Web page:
In an age where children can be conceived in a number of scientific ways, the definition of a parent has become increasingly blurry. Minnesota residence will often read about these types of situations, which can involve sperm donors, surrogates and in vitro fertilization methods.
One such case is grabbing national headlines after a man was ordered to pay his ex-wife child support for two kids that he is not biologically responsible for.
When the couple was married, the woman conceived their two children by using sperm from a friend. One of the children was born in 2004 and the other in 2006. The man was unable to conceive a child because of a previous vasectomy procedure he had done. The man also apparently went along with the idea of using sperm from the family’s friend.
When the husband and wife decided to divorce, the man claimed that he should not be on the hook for the $119 in weekly child support payments because he was not the biological father to the children. He backtracked on earlier statements and said he did not voluntarily consent to the process.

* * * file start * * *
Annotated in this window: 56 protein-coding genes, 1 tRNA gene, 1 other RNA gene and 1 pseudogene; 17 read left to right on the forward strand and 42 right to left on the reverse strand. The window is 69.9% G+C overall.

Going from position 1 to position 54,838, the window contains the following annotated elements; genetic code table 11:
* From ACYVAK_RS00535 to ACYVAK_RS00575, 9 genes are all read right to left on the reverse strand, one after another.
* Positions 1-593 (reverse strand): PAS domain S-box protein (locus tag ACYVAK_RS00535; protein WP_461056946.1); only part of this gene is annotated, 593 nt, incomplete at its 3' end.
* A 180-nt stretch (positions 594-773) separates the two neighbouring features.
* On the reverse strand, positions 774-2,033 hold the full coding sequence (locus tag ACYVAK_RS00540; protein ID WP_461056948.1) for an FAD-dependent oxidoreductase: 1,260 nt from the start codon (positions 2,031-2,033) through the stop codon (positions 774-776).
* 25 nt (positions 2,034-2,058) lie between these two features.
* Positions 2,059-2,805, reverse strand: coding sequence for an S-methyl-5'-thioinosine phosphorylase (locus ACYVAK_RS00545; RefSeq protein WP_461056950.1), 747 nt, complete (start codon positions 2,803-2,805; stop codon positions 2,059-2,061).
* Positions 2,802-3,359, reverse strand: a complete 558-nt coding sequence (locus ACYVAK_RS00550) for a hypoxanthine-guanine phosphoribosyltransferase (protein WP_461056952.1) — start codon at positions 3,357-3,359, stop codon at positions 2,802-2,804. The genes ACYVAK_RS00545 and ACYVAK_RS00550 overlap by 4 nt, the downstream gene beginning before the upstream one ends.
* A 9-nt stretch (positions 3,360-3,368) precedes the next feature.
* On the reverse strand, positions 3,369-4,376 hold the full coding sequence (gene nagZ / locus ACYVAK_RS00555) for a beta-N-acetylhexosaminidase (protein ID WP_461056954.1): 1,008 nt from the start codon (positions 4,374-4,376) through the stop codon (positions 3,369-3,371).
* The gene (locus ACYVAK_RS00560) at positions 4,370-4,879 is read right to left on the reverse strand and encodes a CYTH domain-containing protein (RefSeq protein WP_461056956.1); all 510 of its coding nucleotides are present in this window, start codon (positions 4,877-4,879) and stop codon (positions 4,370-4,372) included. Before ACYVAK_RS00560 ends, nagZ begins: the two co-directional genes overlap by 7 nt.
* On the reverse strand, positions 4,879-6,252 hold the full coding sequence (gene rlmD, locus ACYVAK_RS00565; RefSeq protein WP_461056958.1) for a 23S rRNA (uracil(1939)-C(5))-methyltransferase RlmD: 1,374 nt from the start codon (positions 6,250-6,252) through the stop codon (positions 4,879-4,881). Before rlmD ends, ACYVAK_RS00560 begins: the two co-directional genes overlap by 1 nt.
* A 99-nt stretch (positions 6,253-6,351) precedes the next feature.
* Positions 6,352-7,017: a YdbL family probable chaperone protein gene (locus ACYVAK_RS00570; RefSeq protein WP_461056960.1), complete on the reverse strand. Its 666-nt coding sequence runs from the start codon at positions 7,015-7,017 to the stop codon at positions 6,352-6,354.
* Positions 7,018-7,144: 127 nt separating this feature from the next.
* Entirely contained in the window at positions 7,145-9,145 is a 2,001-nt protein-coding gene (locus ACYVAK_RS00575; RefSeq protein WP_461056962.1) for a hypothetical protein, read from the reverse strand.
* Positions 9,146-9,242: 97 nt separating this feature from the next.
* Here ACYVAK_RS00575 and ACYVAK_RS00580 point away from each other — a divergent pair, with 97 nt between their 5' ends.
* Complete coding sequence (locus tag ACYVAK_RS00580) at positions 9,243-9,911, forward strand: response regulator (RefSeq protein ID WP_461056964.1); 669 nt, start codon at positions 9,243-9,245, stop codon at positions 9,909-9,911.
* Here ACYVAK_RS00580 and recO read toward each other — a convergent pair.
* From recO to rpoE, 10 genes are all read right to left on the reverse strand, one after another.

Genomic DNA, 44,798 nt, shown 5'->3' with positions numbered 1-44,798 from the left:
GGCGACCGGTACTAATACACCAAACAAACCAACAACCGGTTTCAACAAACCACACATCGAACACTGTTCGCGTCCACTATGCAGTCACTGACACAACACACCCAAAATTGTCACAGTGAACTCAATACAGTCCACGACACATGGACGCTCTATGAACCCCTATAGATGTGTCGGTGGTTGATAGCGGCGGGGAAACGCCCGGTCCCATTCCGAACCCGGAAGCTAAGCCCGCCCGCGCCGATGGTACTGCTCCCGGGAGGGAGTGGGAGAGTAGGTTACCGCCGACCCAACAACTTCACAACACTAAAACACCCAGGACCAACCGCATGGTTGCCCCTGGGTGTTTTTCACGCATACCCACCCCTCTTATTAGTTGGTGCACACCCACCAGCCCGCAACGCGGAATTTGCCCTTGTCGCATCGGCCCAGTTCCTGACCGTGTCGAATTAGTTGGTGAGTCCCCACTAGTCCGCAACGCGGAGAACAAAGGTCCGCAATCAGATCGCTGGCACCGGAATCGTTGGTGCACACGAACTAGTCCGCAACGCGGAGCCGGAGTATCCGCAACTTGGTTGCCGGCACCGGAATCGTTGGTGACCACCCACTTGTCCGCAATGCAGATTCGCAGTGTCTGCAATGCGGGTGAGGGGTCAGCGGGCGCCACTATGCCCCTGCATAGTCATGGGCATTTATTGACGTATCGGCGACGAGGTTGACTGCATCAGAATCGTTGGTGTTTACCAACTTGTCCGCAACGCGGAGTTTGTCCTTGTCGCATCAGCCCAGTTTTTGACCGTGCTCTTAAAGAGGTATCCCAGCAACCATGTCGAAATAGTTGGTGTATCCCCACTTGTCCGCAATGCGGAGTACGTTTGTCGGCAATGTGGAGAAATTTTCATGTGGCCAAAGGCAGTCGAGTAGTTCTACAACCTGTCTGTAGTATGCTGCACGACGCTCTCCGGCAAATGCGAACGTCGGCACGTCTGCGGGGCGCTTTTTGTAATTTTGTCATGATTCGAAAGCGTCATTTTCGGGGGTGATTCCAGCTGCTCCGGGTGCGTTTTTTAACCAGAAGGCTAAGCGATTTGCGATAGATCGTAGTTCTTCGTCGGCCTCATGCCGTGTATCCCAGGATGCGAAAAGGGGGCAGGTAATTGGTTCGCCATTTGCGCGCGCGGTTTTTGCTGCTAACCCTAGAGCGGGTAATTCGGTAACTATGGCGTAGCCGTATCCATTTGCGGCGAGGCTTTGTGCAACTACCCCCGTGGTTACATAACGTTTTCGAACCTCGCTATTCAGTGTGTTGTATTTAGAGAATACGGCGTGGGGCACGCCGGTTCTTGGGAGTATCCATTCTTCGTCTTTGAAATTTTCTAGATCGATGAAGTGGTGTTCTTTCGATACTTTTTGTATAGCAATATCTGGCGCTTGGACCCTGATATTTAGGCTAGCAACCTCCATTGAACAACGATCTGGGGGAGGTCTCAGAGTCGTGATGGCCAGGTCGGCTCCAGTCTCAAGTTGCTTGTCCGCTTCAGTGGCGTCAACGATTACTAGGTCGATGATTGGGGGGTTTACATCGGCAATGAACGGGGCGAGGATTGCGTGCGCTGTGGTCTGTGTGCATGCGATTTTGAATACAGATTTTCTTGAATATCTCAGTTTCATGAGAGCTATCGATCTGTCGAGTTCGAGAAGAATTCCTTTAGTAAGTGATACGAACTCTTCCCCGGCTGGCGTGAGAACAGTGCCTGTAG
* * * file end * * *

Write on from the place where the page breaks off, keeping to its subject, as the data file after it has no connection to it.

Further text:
The court did not agree with the man. Because the children were born to the couple during the course of their marriage, the children were branded as children of the marriage. The court also pointed out that the man raised and supported both children during the course of the marriage, and acted as if he was their biological father.
This decision was appealed, but the appeals court recently agreed with the lower court’s ruling.
While this seems to be a special case, these types of child custody and support disputes are becoming more and more prevalent in family law. This is why when a couple chooses to take an alternative route in order to have children, they need to look down the road and identify any possible legal obstacles they might encounter.
Source: USA Today, “Court: Ind. Man must support kids by sperm donor,” Douglas Walker, Jan. 16, 2013